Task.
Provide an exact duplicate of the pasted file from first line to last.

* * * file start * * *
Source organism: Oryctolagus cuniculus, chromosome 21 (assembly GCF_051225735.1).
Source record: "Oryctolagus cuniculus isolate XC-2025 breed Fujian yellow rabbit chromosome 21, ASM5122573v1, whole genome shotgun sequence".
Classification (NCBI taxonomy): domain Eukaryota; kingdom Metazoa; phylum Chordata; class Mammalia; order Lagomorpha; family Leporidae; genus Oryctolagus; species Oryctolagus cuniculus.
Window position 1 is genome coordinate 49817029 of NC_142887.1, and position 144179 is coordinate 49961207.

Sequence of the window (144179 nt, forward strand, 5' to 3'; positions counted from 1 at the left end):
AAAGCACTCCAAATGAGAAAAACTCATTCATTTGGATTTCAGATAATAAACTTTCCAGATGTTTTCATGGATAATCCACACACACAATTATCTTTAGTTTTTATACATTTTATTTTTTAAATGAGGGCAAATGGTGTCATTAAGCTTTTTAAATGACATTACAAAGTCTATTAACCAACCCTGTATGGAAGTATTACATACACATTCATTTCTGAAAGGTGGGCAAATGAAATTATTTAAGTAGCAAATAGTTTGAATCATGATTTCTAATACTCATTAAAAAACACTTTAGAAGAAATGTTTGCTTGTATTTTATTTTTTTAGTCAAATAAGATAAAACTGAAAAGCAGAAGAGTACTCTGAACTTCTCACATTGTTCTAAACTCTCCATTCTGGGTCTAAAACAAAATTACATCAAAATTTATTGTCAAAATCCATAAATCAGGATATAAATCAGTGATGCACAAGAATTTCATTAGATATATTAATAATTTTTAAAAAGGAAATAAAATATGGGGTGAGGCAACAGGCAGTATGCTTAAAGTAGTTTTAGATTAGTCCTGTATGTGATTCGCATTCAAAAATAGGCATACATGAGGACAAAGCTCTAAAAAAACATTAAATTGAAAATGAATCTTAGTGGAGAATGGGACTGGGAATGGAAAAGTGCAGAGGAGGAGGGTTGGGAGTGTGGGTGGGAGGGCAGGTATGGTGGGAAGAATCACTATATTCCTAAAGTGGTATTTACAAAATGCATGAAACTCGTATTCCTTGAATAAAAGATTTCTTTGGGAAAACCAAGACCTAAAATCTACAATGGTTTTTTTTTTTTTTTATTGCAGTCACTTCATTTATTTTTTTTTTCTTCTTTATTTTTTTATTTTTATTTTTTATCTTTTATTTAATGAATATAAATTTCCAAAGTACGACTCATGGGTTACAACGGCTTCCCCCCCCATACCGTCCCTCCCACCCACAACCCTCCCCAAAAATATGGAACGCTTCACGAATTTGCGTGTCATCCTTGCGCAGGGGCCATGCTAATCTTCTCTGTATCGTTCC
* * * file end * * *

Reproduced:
Source organism: Oryctolagus cuniculus, chromosome 21 (assembly GCF_051225735.1).
Source record: "Oryctolagus cuniculus isolate XC-2025 breed Fujian yellow rabbit chromosome 21, ASM5122573v1, whole genome shotgun sequence".
Classification (NCBI taxonomy): domain Eukaryota; kingdom Metazoa; phylum Chordata; class Mammalia; order Lagomorpha; family Leporidae; genus Oryctolagus; species Oryctolagus cuniculus.
Window position 1 is genome coordinate 49817029 of NC_142887.1, and position 144179 is coordinate 49961207.

Sequence of the window (144179 nt, forward strand, 5' to 3'; positions counted from 1 at the left end):
AAAGCACTCCAAATGAGAAAAACTCATTCATTTGGATTTCAGATAATAAACTTTCCAGATGTTTTCATGGATAATCCACACACACAATTATCTTTAGTTTTTATACATTTTATTTTTTAAATGAGGGCAAATGGTGTCATTAAGCTTTTTAAATGACATTACAAAGTCTATTAACCAACCCTGTATGGAAGTATTACATACACATTCATTTCTGAAAGGTGGGCAAATGAAATTATTTAAGTAGCAAATAGTTTGAATCATGATTTCTAATACTCATTAAAAAACACTTTAGAAGAAATGTTTGCTTGTATTTTATTTTTTTAGTCAAATAAGATAAAACTGAAAAGCAGAAGAGTACTCTGAACTTCTCACATTGTTCTAAACTCTCCATTCTGGGTCTAAAACAAAATTACATCAAAATTTATTGTCAAAATCCATAAATCAGGATATAAATCAGTGATGCACAAGAATTTCATTAGATATATTAATAATTTTTAAAAAGGAAATAAAATATGGGGTGAGGCAACAGGCAGTATGCTTAAAGTAGTTTTAGATTAGTCCTGTATGTGATTCGCATTCAAAAATAGGCATACATGAGGACAAAGCTCTAAAAAAACATTAAATTGAAAATGAATCTTAGTGGAGAATGGGACTGGGAATGGAAAAGTGCAGAGGAGGAGGGTTGGGAGTGTGGGTGGGAGGGCAGGTATGGTGGGAAGAATCACTATATTCCTAAAGTGGTATTTACAAAATGCATGAAACTCGTATTCCTTGAATAAAAGATTTCTTTGGGAAAACCAAGACCTAAAATCTACAATGGTTTTTTTTTTTTTTTATTGCAGTCACTTCATTTATTTTTTTTTTCTTCTTTATTTTTTTATTTTTATTTTTTATCTTTTATTTAATGAATATAAATTTCCAAAGTACGACTCATGGGTTACAACGGCTTCCCCCCCCATACCGTCCCTCCCACCCACAACCCTCCCCAAAAATATGGAACGCTTCACGAATTTGCGTGTCATCCTTGCGCAGGGGCCATGCTAATCTTCTCTGTATCGTTCC